Older women more prone to becoming and staying depressed than older menFebruary 5th, 2008 - 1:56 pm ICT by admin
Washington, Feb 5 (ANI): A new study by researchers at the Yale University School of Medicine has found that older women are more likely to become and remain depressed than their male counterparts.
However, they are less likely to die while depressed than men, states the study that was based on an evaluation of 754 individuals age 70 and older (average age 78.4).
Severe depression affects approximately 1 to 2 percent of older adults, but as much of 20 percent experience its symptoms.
The study started in 1998, and follow-up assessments were carried out every 18 months. During the follow-ups, volunteers had to give demographic information, take cognitive tests and report any medical conditions.
They also were screened for symptoms of depressionsuch as lack of appetite, feeling sad or sleep problemsduring the previous week.
Over the course of the study, 269 (35.7 percent) of the participants were depressed at some point. Of those, 48 (17.8 percent) remained depressed during two consecutive time periods, 30 (11.2 percent) at three time points, 17 (6.3 percent) at four points and 12 (4.5 percent) at all five.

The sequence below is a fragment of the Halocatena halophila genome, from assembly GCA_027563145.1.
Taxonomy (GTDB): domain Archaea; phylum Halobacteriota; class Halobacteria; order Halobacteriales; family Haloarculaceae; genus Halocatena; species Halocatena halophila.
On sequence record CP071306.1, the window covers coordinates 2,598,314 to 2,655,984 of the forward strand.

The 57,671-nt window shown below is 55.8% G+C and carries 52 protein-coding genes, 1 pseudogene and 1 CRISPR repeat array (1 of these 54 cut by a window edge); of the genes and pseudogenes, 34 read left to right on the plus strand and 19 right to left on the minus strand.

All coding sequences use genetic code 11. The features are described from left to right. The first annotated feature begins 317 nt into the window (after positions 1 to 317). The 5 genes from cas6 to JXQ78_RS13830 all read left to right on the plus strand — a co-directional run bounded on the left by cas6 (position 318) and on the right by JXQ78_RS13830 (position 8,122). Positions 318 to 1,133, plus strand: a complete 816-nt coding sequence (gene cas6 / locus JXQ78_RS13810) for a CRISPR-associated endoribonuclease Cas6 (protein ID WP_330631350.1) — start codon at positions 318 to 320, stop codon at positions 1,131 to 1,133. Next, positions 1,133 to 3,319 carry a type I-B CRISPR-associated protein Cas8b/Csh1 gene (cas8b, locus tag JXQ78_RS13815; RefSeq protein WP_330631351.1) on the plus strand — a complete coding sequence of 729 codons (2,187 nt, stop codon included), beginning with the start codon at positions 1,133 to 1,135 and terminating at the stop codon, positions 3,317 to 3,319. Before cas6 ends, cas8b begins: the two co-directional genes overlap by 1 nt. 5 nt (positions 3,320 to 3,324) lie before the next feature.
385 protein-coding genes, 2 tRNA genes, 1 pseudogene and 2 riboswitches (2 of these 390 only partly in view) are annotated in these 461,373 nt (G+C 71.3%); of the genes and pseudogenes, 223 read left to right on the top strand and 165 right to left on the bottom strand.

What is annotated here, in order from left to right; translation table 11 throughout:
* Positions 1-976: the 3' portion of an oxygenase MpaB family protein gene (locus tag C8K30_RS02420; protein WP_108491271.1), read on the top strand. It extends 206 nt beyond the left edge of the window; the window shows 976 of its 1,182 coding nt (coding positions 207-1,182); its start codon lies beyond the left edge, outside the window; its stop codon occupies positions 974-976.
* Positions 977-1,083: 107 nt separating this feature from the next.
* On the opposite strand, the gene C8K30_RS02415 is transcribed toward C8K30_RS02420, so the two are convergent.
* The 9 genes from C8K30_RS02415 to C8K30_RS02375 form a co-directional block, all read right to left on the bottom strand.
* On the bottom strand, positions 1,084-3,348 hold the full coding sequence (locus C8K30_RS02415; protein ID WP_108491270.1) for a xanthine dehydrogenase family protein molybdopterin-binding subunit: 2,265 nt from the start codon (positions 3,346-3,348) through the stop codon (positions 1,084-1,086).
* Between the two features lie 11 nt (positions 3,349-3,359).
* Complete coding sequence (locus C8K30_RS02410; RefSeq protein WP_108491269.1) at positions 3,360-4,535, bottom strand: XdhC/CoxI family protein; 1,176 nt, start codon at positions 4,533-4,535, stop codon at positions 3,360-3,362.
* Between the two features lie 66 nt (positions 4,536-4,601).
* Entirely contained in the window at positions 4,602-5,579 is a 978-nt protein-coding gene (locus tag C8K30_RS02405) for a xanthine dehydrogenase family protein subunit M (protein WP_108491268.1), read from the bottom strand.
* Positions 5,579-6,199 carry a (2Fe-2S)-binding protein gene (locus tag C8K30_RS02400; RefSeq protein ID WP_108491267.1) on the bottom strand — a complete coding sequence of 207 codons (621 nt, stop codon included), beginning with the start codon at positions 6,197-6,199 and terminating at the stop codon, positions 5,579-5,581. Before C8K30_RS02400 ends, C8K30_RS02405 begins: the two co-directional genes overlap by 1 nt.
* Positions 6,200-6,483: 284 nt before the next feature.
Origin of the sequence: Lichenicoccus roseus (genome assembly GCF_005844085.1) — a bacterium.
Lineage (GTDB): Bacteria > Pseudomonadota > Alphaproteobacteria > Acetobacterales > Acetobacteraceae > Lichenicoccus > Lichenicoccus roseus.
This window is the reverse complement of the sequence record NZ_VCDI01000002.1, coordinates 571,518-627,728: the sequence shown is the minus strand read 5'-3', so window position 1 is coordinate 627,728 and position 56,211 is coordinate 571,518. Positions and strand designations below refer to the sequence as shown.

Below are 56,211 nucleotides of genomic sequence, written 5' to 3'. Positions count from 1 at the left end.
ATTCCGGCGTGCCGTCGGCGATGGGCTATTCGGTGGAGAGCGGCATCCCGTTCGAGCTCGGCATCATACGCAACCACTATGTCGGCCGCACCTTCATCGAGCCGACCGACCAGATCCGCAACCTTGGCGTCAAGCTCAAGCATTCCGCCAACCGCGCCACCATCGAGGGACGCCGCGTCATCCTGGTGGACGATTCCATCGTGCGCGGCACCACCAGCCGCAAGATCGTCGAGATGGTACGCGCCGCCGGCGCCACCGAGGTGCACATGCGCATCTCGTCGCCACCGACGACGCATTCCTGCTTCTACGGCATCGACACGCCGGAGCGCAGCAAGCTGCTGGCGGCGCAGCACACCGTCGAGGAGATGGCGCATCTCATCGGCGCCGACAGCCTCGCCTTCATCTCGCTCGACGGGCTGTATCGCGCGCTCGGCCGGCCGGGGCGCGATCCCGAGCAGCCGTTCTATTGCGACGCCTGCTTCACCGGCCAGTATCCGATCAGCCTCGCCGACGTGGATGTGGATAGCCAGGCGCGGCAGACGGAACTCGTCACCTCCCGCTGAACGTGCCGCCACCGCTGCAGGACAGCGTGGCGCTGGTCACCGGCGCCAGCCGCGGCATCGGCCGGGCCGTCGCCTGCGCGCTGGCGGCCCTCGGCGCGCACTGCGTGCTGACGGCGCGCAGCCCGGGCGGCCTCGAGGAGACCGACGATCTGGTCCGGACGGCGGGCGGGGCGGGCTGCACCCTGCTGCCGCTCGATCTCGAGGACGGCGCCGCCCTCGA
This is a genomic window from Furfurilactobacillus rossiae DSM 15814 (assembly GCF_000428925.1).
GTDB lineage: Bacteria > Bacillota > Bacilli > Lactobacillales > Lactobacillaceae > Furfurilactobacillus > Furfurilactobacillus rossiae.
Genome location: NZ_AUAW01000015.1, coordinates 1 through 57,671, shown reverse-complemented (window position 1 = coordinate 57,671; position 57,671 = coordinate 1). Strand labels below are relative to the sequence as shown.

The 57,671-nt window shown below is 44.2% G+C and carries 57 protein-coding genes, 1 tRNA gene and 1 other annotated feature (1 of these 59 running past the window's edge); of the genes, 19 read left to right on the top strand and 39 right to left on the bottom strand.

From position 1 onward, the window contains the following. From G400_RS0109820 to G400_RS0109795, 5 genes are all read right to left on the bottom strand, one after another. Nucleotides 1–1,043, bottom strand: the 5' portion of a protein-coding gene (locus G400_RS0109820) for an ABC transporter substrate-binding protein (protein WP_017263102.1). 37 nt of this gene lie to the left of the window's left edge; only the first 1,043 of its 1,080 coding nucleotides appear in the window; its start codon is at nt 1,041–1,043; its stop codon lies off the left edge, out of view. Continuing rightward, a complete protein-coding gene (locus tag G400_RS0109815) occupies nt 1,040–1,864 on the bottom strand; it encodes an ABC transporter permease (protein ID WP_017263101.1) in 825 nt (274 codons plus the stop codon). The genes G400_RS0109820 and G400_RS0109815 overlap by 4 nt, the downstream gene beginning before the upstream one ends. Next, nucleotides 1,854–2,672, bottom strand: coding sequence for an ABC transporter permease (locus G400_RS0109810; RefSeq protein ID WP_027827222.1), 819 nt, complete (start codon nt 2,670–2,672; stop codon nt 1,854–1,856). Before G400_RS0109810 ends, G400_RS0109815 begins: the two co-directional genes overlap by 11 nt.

The researchers then found that women were more likely than men to report that they were depressed at each 18-month follow-up.
Adjusting for other demographic characteristics, women had a higher likelihood of transitioning from non-depressed to depressed and a lower likelihood of transitioning from depressed to non-depressed or death, the authors stated.
The findings were consistent over the four time intervals. The findings had researchers surprised, as women are more likely to receive medications or other treatment for depression.
The study was led by Lisa C. Barry, Ph.D., M.P.H., and appears in the February issue of Archives of General Psychiatry, one of the JAMA/Archives journals. (ANI)
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